I don’t know how we can call this good news, but it’s news, nonetheless. The population on earth hit eight-billion people last November — eight billion.

In April, if didn’t happen earlier, China handed the baton to India as the most-populous country on the planet.

Relatively speaking, the United States has grown at a turtle’s pace, so I guess that’s a bit of good news. But the population growth elsewhere has put an enormous strain on the richest country in the world.

What role should the United States play to keep the world fed? Ought we look more inward these days and not fret so much about the problems the population explosion has visited on the rest of the world?

No, America can ill-afford to look inward. Nor can it produce enough food to prevent starvation around the globe. We have already overtaxed our resources, and we risk pushing those resources to exhaustion if we stretch them even farther from their roots.

Look, the earth is already experiencing a shortage of fresh water and minerals. In industrialized countries like Germany, people struggle with how to produce enough power to keep lights on, and factories can’t crank out widgets when they lack the raw materials to do so.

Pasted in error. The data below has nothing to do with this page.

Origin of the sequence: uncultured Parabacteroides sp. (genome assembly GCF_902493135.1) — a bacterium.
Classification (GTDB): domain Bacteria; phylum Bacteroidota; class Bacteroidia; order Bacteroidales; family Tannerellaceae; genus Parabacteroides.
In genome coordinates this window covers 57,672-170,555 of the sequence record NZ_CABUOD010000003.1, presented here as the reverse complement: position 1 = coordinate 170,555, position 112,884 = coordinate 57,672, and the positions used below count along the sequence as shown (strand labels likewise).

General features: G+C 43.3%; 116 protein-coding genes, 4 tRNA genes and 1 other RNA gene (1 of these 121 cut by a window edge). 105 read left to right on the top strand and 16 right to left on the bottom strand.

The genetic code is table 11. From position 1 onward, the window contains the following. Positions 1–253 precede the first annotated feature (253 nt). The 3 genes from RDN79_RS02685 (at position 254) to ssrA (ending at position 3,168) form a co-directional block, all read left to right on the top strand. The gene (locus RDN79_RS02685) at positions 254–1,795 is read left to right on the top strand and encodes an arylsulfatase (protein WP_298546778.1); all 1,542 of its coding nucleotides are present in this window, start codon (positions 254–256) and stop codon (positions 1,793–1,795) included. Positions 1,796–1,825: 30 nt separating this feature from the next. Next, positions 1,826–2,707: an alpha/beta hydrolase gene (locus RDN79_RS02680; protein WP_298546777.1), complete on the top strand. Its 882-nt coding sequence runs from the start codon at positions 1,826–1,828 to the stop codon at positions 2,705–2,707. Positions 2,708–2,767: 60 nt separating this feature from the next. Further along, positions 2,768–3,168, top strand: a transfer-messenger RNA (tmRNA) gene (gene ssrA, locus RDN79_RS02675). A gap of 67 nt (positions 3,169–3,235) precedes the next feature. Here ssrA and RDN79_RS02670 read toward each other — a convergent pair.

As for livability … wow, the world is a white-hot mess. Pollution has made air in Bangladesh, India and Pakistan almost unbreathable. Try driving around in cities like Buenos Aires, Bogota or Bangkok without feeling as if you’ve wasted your entire day.

Yet what good is clean air when you can’t eat?

Tanzania, Egypt, Nigeria, the Sudan and a fistful of other Third World countries can’t produce enough food for nutritious meals or meals at all for a huge swatch of their populations. In these poorer countries, food is scarcer than water or, using First World countries as a standard, oil.

The United Nations has blamed the population growth on such issues as people’s ability to survive to reproductive age, on more robust fertility rates, on the decrease in rural living and on the rapid migration of people from farmlands to urban areas.

Eight billion sounds bad, right?

Well, it is bad, but what does 9.7 billion in 2050 sound or look like?

I suppose we can applaud the United States for its meager contribution to the bigger number. In 2021, our population grew at its slowest pace since the Great Depression, according to the U.S. Census Bureau.

Still, can we take solace in this fact?

To soften the fears about overpopulation, I would argue that the United States ought to do more.

It can start — oh, but I detest the thought of our meddling abroad — by helping poor countries rethink public policies. Maybe the one-child-per-family mandate, which the Chinese government once built into its public policies, makes sense, even if it bumps heads with history.

More spending on family planning and incentives for fertility control seem like sound ideas, so do “user fees” for larger families.

I don’t know what the right answer is. Nor do many of the experts who study population know what the right answer is. They guess just as I do.

I think, however, we can all agree that settling for unchecked growth is the wrong way to go.

Eight billion? It’s definitely the wrong number.